We have over 30,000 students, and their ages range from 14 to 92.  We try to take a very broad sample across that range, and we have to use to different mechanisms to get that feedback.

The Chairperson: What benefit will being part of the 157 Group bring to Belfast Met and its students?

Mr Edwards: From initial engagements with the 157 Group, what we have found is that there is an awful lot of useful strategic thinking from the colleges on, for example, what next generation vocational education and training look like and what effective apprenticeships look like.  Some of the challenges in England are replicated here, and to get soundings from large colleges in England, some of which are larger than ours, about what they see as the future in, say, the apprenticeship space or in special educational needs development is really challenging our thinking and making us think about different alternatives.  I suppose that it stops groupthink in terms of what is happening in just Northern Ireland.  Aberdeen College has now been invited to represent Scotland, so, hopefully, thinking from the three nations will start to go into the pot.

So far, the 157 Group has published a manifesto on the next generation of vocational education skills, and I am happy to share that with the Committee.  It is a very simple paper, but it gives some ideas on what the future of vocational education might look like in the next five to 10 years.

Mr P Ramsey: Like the Chair, I want to say well done to the college.  You were in a bad place a few years ago, and now you are coming out of that, so well done to the management. 

From the Committee's perspective, the issue of NEETs is, clearly, very relevant for us, given our inquiry into and the Department's strategy on NEETs.  What measures have you introduced to help people in the NEET category?

Mr Edwards: NEET is obviously a complex area in respect of recognition.  NEETs can have no qualifications or can be qualified and find that their qualifications do not tie up with economic opportunities at the moment.  I will talk about the full spectrum. 

At one end of the spectrum are the people who are being introduced back into education after facing certain challenges.  For those people, we have the community innovation fund, which is a threshold programme.  During that six-week programme, we work directly with community providers who act as mentors to those young people in order to bring them across the threshold.  They help them to see that the college is not a threatening or challenging environment but somewhere where they can feel comfortable and choose their next-step qualifications.  The individuals get very personalised taster courses on the vocational subjects in which they are interested.  They also have a direct relationship with their community provider, who stays on site with them, and when they return to their community, there is a constant conversation going on the whole way through.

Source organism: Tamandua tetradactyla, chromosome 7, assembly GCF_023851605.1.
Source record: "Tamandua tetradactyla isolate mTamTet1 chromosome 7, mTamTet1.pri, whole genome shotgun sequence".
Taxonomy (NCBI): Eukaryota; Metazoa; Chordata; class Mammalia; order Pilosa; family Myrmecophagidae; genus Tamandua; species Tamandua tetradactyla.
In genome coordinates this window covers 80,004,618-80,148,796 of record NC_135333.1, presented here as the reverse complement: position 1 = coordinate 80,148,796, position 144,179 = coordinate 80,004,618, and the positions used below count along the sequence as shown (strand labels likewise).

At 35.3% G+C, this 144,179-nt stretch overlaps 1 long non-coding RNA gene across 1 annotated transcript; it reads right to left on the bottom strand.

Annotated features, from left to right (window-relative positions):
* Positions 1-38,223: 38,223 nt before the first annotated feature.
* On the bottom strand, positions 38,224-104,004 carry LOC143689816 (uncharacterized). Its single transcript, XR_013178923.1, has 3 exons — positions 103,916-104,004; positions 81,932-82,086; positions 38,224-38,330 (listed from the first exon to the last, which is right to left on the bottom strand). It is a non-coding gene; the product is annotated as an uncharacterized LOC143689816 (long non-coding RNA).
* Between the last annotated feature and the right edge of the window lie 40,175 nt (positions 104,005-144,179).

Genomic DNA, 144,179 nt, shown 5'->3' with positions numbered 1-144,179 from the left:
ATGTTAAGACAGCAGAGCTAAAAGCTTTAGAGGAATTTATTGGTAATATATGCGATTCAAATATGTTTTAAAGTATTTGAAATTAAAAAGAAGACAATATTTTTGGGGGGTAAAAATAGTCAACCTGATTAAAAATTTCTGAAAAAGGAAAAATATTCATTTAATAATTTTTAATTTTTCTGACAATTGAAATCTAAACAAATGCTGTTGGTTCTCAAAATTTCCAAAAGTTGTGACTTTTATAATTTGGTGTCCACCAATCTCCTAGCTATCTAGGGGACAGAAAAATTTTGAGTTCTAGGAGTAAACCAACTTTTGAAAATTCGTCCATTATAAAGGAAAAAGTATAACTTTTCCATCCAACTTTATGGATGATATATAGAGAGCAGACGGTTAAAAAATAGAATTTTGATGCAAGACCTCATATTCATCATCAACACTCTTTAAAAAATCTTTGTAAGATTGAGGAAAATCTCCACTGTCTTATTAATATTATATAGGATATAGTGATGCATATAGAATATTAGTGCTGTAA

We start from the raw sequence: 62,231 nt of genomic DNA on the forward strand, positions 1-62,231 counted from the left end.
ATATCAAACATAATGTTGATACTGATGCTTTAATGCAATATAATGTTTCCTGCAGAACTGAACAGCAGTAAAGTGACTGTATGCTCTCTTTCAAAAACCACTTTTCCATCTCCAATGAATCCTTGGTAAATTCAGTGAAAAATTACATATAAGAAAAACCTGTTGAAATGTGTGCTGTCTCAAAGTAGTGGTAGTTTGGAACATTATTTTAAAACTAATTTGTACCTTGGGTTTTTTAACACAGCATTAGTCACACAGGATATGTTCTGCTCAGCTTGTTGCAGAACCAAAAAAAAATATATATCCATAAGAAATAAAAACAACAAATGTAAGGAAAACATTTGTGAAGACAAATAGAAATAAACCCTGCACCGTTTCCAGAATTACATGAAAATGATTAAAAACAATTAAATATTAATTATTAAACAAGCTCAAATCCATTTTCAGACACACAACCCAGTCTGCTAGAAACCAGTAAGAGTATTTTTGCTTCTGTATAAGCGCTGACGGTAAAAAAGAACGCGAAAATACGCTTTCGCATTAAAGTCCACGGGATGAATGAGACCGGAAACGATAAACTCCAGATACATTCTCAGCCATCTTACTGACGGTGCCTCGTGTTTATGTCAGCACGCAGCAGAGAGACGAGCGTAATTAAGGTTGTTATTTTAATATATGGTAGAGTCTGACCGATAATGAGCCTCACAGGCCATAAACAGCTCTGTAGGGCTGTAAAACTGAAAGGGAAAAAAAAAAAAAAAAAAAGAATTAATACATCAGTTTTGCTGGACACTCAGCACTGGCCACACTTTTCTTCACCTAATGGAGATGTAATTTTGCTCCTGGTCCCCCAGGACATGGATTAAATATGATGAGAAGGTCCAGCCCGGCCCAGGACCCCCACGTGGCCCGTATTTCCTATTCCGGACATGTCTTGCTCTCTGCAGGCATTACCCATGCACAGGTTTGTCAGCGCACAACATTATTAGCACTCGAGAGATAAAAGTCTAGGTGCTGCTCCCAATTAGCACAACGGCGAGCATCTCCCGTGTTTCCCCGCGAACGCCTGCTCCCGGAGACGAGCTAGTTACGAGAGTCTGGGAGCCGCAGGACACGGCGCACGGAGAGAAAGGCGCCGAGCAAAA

If we go right the way through the spectrum, obviously our work around Training for Success (TFS) and apprenticeships is very important in the middle of that.  I think that the new TFS contract, from Skills for Your Life through to Skills for Work, provides great opportunities for NEETs, right the way through to our Deloitte programme, on which there are 25 young people who have a variety of degrees, such as music technology, geography or social sciences, but they are now taking up opportunities in Deloitte as data analytics experts.  They are making that conversation and that step sideways.  The NEETs schedule really fits in with the wider schedule of skills for economic success.  Will those skills, through that pipeline, deliver economic links?

Mr P Ramsey: I have a supplementary question on the measurable outcomes, evidence-wise, for people who have been NEET.  We in Northern Ireland are still looking at a figure in excess of 40,000 young people.  Can you convince me that you are reducing those figures?  I am not asking you now, but, for future reference, it is good to see that, for practical purposes, either with employers or through apprenticeships, you are making a dent on those awful figures that we have.  Maybe not now, but at a later stage, it could be provided to the Committee.  How, for example, are the young people referred to you?  I do not expect that they are knocking at your door.  You have to go on an outreach programme to try to bring them in, with the assistance of community-based organisations.  I am keen to hear how that happens.

The Chairperson: Have you any input at this stage?

Mr Edwards: I think that one of the challenges with providing evidence is that you have to use different strategies to reach out to different component parts.

Mr P Ramsey: Yes, I accept that.